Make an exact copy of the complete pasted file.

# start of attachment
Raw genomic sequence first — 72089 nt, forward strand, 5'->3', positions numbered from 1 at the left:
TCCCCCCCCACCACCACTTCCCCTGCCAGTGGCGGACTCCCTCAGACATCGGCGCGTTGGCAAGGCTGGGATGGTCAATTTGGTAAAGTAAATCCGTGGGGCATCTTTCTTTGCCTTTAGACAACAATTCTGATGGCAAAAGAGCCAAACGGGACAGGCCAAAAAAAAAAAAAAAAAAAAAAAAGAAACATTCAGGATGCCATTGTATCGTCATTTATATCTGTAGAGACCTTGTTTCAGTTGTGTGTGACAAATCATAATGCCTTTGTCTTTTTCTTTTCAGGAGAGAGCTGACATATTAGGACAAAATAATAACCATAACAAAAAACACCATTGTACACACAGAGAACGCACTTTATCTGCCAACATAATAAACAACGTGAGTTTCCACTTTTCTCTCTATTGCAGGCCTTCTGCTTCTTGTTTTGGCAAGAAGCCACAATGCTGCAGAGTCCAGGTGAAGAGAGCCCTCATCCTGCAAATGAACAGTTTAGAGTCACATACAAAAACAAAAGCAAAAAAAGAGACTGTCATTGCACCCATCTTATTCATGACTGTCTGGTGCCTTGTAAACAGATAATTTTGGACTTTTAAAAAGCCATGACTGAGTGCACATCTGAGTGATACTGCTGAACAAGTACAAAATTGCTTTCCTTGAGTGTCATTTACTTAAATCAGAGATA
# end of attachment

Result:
Raw genomic sequence first — 72089 nt, forward strand, 5'->3', positions numbered from 1 at the left:
TCCCCCCCCACCACCACTTCCCCTGCCAGTGGCGGACTCCCTCAGACATCGGCGCGTTGGCAAGGCTGGGATGGTCAATTTGGTAAAGTAAATCCGTGGGGCATCTTTCTTTGCCTTTAGACAACAATTCTGATGGCAAAAGAGCCAAACGGGACAGGCCAAAAAAAAAAAAAAAAAAAAAAAAGAAACATTCAGGATGCCATTGTATCGTCATTTATATCTGTAGAGACCTTGTTTCAGTTGTGTGTGACAAATCATAATGCCTTTGTCTTTTTCTTTTCAGGAGAGAGCTGACATATTAGGACAAAATAATAACCATAACAAAAAACACCATTGTACACACAGAGAACGCACTTTATCTGCCAACATAATAAACAACGTGAGTTTCCACTTTTCTCTCTATTGCAGGCCTTCTGCTTCTTGTTTTGGCAAGAAGCCACAATGCTGCAGAGTCCAGGTGAAGAGAGCCCTCATCCTGCAAATGAACAGTTTAGAGTCACATACAAAAACAAAAGCAAAAAAAGAGACTGTCATTGCACCCATCTTATTCATGACTGTCTGGTGCCTTGTAAACAGATAATTTTGGACTTTTAAAAAGCCATGACTGAGTGCACATCTGAGTGATACTGCTGAACAAGTACAAAATTGCTTTCCTTGAGTGTCATTTACTTAAATCAGAGATA